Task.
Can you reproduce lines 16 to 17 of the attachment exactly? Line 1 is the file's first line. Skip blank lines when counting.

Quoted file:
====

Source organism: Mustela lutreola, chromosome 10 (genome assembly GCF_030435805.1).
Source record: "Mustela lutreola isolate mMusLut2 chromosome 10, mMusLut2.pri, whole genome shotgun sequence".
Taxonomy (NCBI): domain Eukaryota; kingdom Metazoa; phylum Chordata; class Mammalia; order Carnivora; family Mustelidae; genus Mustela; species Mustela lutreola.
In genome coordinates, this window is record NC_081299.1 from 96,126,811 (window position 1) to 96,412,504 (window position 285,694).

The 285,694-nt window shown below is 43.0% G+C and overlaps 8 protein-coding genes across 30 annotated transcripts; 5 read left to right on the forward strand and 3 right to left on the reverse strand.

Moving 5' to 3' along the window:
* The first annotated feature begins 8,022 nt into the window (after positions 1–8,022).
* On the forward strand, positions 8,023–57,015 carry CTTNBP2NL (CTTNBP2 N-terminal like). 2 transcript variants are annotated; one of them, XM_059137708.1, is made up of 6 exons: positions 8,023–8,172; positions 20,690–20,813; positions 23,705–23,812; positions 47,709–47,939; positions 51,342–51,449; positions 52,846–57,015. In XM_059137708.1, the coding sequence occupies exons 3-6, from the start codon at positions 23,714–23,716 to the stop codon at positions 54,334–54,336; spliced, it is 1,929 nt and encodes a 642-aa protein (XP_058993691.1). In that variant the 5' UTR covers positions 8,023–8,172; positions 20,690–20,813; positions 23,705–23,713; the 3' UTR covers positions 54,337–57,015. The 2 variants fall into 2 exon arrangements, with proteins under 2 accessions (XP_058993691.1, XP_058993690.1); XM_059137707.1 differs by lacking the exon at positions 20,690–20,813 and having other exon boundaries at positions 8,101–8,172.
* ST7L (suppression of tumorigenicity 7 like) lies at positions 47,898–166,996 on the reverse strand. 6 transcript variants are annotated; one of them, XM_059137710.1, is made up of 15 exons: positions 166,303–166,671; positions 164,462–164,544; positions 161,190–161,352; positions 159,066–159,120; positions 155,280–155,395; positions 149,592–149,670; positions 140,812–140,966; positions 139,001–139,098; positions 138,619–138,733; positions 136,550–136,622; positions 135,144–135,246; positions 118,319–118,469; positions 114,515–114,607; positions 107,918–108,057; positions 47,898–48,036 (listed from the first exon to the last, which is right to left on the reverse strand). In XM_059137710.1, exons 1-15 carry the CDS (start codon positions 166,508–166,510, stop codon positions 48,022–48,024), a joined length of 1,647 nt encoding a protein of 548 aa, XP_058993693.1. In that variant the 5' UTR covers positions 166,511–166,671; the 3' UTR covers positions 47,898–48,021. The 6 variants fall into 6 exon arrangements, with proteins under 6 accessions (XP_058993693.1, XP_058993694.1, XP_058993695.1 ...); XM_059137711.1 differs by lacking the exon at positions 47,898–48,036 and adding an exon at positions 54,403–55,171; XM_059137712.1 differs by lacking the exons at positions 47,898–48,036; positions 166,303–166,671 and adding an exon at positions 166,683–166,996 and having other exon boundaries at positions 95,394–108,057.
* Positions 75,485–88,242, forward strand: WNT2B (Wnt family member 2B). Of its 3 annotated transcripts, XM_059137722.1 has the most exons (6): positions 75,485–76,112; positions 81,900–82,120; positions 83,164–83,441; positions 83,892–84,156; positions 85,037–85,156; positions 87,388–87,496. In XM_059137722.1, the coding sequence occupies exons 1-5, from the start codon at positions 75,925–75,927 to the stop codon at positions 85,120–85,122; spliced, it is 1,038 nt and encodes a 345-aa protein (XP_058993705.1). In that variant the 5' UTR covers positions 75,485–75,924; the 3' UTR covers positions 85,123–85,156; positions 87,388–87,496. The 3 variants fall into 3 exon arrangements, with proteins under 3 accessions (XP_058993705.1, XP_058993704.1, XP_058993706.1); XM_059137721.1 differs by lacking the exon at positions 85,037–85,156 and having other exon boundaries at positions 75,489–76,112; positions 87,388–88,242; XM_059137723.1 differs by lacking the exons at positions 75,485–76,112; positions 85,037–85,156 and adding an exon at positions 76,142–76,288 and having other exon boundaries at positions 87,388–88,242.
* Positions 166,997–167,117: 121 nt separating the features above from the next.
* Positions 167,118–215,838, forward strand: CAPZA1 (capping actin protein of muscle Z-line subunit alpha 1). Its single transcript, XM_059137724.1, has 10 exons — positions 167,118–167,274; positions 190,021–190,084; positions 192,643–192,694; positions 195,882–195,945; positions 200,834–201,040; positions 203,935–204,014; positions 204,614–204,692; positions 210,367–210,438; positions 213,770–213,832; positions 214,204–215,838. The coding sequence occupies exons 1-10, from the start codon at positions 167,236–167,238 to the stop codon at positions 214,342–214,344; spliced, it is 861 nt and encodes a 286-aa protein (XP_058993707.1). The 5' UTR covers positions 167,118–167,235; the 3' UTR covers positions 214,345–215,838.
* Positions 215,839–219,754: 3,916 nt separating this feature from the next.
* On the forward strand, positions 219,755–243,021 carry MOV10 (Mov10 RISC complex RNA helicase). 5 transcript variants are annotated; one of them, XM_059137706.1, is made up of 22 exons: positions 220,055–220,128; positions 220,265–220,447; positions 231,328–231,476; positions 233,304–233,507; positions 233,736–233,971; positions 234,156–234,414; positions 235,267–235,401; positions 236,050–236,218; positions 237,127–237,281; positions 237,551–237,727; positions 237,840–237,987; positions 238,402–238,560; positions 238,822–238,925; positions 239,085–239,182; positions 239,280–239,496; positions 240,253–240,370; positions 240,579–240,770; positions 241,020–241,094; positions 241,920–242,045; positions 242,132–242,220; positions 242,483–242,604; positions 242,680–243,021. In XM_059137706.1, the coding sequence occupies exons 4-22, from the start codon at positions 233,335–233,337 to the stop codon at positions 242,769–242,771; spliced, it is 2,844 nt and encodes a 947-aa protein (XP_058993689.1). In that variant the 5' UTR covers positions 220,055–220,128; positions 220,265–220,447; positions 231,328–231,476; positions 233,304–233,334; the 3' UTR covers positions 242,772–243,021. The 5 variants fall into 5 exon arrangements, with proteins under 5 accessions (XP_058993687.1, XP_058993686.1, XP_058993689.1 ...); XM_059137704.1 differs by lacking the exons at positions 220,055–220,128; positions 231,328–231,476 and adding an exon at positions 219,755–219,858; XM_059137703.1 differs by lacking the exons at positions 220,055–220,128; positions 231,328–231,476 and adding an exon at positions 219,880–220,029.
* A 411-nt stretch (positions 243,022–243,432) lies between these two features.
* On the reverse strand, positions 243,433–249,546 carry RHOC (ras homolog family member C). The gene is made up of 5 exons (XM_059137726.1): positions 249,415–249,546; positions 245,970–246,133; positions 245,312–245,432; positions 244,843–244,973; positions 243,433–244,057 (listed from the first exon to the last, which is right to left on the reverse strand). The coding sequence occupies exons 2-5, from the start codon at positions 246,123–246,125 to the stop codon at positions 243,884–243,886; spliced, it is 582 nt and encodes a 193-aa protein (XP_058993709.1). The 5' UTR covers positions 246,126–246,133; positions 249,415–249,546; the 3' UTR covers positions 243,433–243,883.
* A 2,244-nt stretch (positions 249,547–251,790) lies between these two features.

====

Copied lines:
* On the reverse strand, positions 243,433–249,546 carry RHOC (ras homolog family member C). The gene is made up of 5 exons (XM_059137726.1): positions 249,415–249,546; positions 245,970–246,133; positions 245,312–245,432; positions 244,843–244,973; positions 243,433–244,057 (listed from the first exon to the last, which is right to left on the reverse strand). The coding sequence occupies exons 2-5, from the start codon at positions 246,123–246,125 to the stop codon at positions 243,884–243,886; spliced, it is 582 nt and encodes a 193-aa protein (XP_058993709.1). The 5' UTR covers positions 246,126–246,133; positions 249,415–249,546; the 3' UTR covers positions 243,433–243,883.
* A 2,244-nt stretch (positions 249,547–251,790) lies between these two features.